One in four Germans think, as an anti-Semite, according to the Süddeutsche Zeitung, citing a survey conducted by the world Jewish Congress. Over 40% of the population believe that Jews talk too much about the Holocaust, more than half recognize the increased risk of aggression and violence against Jews and a quarter of all Germans even believe it is possible to repeat in Germany “something like the Holocaust”.
Reuters”one in four Germans think in the spirit of anti-Semitism,” writes the Süddeutsche Zeitung. This is the conclusion reached by the authors of a survey conducted by the world Jewish Congress.
41% of the German population believes that Jews talk too much about the Holocaust. Moreover, anti-Semitic stereotypes are widespread even among graduates of higher educational institutions.
Anti-Semitism in Germany, it is widely distributed, the newspaper notes. 25% of Germans and 18% of those who consider themselves “elite” hold anti-Semitic views. These data were obtained as a result of a survey conducted by the world Jewish Congress, an organization protecting Jews in more than hundred countries. The survey was carried out over two and a half months before the attack on the synagogue in Halle. The survey involved 1,300 people.
The bulk of the population is aware of the growth of anti-Semitism in Germany, and associates it with the success of extreme right parties. This relationship catch 65% of Germans and 76% of the so-called elites, the paper reported.
According to the publication, notable results of a survey among graduates of higher educational institutions with annual earnings of at least €100 thousand, which in the study are positioned as an elite group of the population. 28% of them believe that Jews have too much power in the economy, 26% see the undue influence of Jews on world politics. Such statements relate to “a classic repertoire of anti-Semitism,” stressed the German newspaper.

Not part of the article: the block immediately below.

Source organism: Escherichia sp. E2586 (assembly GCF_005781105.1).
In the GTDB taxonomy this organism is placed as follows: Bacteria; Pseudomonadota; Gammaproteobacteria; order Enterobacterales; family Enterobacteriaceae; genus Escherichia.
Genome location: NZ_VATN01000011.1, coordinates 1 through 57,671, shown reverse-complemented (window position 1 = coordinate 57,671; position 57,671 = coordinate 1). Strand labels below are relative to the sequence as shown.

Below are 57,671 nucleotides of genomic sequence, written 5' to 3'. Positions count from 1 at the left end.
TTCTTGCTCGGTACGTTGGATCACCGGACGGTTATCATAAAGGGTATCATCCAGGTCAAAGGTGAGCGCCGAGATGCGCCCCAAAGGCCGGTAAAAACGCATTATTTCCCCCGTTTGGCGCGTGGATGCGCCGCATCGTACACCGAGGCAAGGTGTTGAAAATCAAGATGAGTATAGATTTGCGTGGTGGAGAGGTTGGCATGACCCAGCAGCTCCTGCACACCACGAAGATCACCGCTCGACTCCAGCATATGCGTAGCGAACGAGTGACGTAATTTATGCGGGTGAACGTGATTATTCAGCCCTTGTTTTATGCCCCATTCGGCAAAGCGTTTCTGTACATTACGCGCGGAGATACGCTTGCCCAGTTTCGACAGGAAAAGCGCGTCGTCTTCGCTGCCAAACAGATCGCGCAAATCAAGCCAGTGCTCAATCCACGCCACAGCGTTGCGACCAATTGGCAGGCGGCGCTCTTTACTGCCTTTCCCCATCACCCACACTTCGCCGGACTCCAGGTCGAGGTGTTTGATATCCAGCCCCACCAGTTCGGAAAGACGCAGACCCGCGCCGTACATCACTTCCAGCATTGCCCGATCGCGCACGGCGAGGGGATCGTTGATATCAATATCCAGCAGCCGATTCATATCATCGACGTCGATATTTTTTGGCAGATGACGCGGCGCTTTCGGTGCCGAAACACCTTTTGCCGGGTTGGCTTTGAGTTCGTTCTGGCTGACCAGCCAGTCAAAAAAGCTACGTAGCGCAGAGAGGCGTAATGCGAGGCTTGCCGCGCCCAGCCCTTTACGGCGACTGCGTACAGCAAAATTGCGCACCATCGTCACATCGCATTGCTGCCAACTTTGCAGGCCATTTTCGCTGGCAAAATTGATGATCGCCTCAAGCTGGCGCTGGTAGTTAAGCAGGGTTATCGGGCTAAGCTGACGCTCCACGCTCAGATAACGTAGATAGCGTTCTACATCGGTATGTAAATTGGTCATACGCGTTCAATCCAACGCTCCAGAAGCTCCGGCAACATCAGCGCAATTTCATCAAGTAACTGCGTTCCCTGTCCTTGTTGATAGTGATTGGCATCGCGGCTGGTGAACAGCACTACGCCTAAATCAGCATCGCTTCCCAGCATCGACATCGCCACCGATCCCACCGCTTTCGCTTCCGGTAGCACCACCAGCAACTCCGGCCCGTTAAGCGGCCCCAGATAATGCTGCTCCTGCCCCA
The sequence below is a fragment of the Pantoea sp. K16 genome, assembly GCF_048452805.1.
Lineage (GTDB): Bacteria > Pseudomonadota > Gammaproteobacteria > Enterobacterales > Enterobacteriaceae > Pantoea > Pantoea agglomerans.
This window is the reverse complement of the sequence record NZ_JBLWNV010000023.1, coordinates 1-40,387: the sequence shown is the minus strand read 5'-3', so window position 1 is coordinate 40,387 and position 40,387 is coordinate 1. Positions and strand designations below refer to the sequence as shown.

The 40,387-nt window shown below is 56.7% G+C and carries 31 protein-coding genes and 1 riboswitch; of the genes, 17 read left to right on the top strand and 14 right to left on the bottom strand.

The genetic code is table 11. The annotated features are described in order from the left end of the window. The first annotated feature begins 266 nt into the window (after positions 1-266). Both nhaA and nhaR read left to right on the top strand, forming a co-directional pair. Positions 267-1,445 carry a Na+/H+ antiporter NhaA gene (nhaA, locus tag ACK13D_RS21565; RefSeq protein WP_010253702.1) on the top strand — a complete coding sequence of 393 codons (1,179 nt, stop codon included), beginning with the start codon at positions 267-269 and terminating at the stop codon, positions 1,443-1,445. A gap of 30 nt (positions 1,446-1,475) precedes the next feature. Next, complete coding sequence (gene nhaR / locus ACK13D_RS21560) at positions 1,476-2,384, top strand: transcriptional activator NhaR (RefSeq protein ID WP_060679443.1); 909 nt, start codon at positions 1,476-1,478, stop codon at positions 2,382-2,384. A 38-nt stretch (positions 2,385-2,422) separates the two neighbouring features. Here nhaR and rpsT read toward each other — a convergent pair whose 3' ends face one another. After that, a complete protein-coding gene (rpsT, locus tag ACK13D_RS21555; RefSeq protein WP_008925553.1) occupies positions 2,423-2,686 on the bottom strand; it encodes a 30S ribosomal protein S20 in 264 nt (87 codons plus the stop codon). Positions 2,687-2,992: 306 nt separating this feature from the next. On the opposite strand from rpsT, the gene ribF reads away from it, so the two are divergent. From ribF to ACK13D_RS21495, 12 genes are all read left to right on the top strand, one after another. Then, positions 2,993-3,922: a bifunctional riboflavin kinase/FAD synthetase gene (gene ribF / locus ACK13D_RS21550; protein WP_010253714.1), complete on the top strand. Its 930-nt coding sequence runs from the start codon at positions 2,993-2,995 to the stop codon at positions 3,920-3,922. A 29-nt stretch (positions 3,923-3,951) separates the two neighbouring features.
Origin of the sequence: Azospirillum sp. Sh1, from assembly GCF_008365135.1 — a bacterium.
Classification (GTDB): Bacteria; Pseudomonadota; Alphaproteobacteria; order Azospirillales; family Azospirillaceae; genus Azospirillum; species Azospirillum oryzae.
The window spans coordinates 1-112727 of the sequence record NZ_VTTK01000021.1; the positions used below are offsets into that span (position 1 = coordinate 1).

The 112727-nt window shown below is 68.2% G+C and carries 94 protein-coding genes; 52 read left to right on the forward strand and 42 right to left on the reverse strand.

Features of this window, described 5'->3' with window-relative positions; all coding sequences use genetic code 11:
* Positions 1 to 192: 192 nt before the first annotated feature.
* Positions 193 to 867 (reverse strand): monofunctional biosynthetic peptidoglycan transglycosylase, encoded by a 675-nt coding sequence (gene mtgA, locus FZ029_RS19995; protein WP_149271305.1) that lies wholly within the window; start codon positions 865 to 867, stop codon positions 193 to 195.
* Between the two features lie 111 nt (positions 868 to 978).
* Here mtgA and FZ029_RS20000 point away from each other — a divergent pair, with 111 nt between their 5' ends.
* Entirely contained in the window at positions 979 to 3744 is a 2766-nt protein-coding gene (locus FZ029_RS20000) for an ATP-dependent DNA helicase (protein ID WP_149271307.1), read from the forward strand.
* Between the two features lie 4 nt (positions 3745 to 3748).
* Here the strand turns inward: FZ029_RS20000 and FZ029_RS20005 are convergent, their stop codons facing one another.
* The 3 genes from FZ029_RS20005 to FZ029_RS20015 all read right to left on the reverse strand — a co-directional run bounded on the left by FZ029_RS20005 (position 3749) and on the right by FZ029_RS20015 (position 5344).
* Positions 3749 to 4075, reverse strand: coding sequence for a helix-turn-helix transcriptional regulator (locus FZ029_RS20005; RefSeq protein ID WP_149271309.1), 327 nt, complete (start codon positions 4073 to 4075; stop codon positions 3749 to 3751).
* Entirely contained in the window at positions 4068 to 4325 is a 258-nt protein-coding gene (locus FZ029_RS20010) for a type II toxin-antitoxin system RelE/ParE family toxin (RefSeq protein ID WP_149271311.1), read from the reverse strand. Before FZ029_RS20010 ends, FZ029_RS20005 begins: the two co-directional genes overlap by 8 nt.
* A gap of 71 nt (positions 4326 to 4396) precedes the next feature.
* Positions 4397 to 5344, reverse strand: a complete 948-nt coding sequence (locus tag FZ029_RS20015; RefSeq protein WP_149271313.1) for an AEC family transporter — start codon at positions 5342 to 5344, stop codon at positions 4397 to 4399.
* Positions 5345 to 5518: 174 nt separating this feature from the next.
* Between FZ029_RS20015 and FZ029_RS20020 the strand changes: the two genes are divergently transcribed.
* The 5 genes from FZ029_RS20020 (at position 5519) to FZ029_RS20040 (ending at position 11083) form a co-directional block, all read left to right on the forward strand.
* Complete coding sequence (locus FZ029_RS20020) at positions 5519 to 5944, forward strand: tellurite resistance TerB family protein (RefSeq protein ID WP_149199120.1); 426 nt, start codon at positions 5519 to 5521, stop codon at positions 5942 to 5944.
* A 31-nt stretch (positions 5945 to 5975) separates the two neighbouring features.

Almost half of the elite group of Germans claims that the local Jews are more loyal to Israel than Germany. 12% of all respondents even attributed to Jews responsibility for most of the wars in the world. 22% said that Jews were hated for their behavior.
While anti-Semitism is gaining momentum, there is a growing willingness to fight him, notes the Süddeutsche Zeitung. Two-thirds of the German elites would have signed the petition against anti-Semitism, a third of all respondents are ready to participate in street protests against anti-Semitism. About 60% recognized that the Jews at risk of violence or verbal aggression.
The President of the world Jewish Congress Ronald Lauder commented on the results of the survey in harsh terms. In his opinion, anti-Semitism in Germany has reached a critical level. “We’ve seen what happens when ordinary people turn away or remain silent, he said. — It’s time the German society to define their position and directly deal with anti-Semitism.”
Lauder recalled that Germany made a promise to prevent the return of intolerance and hatred. If the fourth part of the society holds anti-Semitic views, for the remaining three quarters of the time has come to defend democracy and tolerant society.
In the survey a third of respondents admitted that Jews in Germany are not too good. At the same time, only 44% expressed concern about the use of force against Jews or their institutions. A quarter of respondents did not exclude the possibility of a repetition in modern Germany “something like the Holocaust.” However, a similar danger in other countries provide 38% of respondents, concludes the Süddeutsche Zeitung.